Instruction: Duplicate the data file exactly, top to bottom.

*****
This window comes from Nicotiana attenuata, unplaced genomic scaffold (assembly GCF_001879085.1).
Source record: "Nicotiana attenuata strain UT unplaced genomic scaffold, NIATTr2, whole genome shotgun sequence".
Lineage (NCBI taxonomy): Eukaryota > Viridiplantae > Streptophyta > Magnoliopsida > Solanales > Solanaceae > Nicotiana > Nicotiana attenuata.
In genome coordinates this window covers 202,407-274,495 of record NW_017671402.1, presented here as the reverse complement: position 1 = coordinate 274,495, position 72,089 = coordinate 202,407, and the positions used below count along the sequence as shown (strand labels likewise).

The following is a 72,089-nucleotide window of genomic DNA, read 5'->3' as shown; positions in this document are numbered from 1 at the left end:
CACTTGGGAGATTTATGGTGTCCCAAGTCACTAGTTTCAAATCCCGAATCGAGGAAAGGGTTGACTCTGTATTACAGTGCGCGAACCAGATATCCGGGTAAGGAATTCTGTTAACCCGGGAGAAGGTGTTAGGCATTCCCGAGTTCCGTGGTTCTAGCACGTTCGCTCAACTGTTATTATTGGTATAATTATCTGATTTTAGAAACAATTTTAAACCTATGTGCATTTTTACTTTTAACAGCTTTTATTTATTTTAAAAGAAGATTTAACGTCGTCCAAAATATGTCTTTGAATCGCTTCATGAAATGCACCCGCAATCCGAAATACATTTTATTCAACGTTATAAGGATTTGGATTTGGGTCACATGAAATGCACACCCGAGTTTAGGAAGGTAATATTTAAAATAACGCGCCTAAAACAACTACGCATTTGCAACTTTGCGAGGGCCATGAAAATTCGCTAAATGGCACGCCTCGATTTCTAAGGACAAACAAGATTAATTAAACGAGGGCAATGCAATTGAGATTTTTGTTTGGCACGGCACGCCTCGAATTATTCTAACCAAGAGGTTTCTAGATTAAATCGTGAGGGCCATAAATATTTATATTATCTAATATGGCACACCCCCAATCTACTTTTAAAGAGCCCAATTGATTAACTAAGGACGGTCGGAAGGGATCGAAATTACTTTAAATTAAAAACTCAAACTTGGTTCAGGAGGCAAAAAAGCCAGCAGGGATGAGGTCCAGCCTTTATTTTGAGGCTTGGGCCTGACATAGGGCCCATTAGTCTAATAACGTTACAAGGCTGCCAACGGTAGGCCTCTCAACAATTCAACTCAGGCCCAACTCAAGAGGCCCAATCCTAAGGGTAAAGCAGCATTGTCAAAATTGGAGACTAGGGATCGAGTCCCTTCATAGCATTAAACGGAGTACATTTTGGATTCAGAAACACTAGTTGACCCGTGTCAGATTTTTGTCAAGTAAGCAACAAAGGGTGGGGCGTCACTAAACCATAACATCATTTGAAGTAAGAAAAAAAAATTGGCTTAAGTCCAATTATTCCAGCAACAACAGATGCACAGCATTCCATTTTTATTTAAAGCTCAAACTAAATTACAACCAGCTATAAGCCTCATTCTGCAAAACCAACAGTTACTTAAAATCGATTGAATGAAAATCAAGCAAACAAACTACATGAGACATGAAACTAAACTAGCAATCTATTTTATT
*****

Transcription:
This window comes from Nicotiana attenuata, unplaced genomic scaffold (assembly GCF_001879085.1).
Source record: "Nicotiana attenuata strain UT unplaced genomic scaffold, NIATTr2, whole genome shotgun sequence".
Lineage (NCBI taxonomy): Eukaryota > Viridiplantae > Streptophyta > Magnoliopsida > Solanales > Solanaceae > Nicotiana > Nicotiana attenuata.
In genome coordinates this window covers 202,407-274,495 of record NW_017671402.1, presented here as the reverse complement: position 1 = coordinate 274,495, position 72,089 = coordinate 202,407, and the positions used below count along the sequence as shown (strand labels likewise).

The following is a 72,089-nucleotide window of genomic DNA, read 5'->3' as shown; positions in this document are numbered from 1 at the left end:
CACTTGGGAGATTTATGGTGTCCCAAGTCACTAGTTTCAAATCCCGAATCGAGGAAAGGGTTGACTCTGTATTACAGTGCGCGAACCAGATATCCGGGTAAGGAATTCTGTTAACCCGGGAGAAGGTGTTAGGCATTCCCGAGTTCCGTGGTTCTAGCACGTTCGCTCAACTGTTATTATTGGTATAATTATCTGATTTTAGAAACAATTTTAAACCTATGTGCATTTTTACTTTTAACAGCTTTTATTTATTTTAAAAGAAGATTTAACGTCGTCCAAAATATGTCTTTGAATCGCTTCATGAAATGCACCCGCAATCCGAAATACATTTTATTCAACGTTATAAGGATTTGGATTTGGGTCACATGAAATGCACACCCGAGTTTAGGAAGGTAATATTTAAAATAACGCGCCTAAAACAACTACGCATTTGCAACTTTGCGAGGGCCATGAAAATTCGCTAAATGGCACGCCTCGATTTCTAAGGACAAACAAGATTAATTAAACGAGGGCAATGCAATTGAGATTTTTGTTTGGCACGGCACGCCTCGAATTATTCTAACCAAGAGGTTTCTAGATTAAATCGTGAGGGCCATAAATATTTATATTATCTAATATGGCACACCCCCAATCTACTTTTAAAGAGCCCAATTGATTAACTAAGGACGGTCGGAAGGGATCGAAATTACTTTAAATTAAAAACTCAAACTTGGTTCAGGAGGCAAAAAAGCCAGCAGGGATGAGGTCCAGCCTTTATTTTGAGGCTTGGGCCTGACATAGGGCCCATTAGTCTAATAACGTTACAAGGCTGCCAACGGTAGGCCTCTCAACAATTCAACTCAGGCCCAACTCAAGAGGCCCAATCCTAAGGGTAAAGCAGCATTGTCAAAATTGGAGACTAGGGATCGAGTCCCTTCATAGCATTAAACGGAGTACATTTTGGATTCAGAAACACTAGTTGACCCGTGTCAGATTTTTGTCAAGTAAGCAACAAAGGGTGGGGCGTCACTAAACCATAACATCATTTGAAGTAAGAAAAAAAAATTGGCTTAAGTCCAATTATTCCAGCAACAACAGATGCACAGCATTCCATTTTTATTTAAAGCTCAAACTAAATTACAACCAGCTATAAGCCTCATTCTGCAAAACCAACAGTTACTTAAAATCGATTGAATGAAAATCAAGCAAACAAACTACATGAGACATGAAACTAAACTAGCAATCTATTTTATT